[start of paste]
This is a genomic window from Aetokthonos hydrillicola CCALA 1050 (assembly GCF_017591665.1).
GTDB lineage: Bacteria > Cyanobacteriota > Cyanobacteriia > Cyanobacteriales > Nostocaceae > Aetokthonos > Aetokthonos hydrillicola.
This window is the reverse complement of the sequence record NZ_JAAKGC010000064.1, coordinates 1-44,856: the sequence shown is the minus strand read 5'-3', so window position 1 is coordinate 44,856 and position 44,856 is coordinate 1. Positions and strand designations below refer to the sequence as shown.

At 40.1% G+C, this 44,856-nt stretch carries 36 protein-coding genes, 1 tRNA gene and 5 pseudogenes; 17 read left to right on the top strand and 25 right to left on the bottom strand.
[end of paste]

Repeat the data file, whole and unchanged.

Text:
This is a genomic window from Aetokthonos hydrillicola CCALA 1050 (assembly GCF_017591665.1).
GTDB lineage: Bacteria > Cyanobacteriota > Cyanobacteriia > Cyanobacteriales > Nostocaceae > Aetokthonos > Aetokthonos hydrillicola.
This window is the reverse complement of the sequence record NZ_JAAKGC010000064.1, coordinates 1-44,856: the sequence shown is the minus strand read 5'-3', so window position 1 is coordinate 44,856 and position 44,856 is coordinate 1. Positions and strand designations below refer to the sequence as shown.

At 40.1% G+C, this 44,856-nt stretch carries 36 protein-coding genes, 1 tRNA gene and 5 pseudogenes; 17 read left to right on the top strand and 25 right to left on the bottom strand.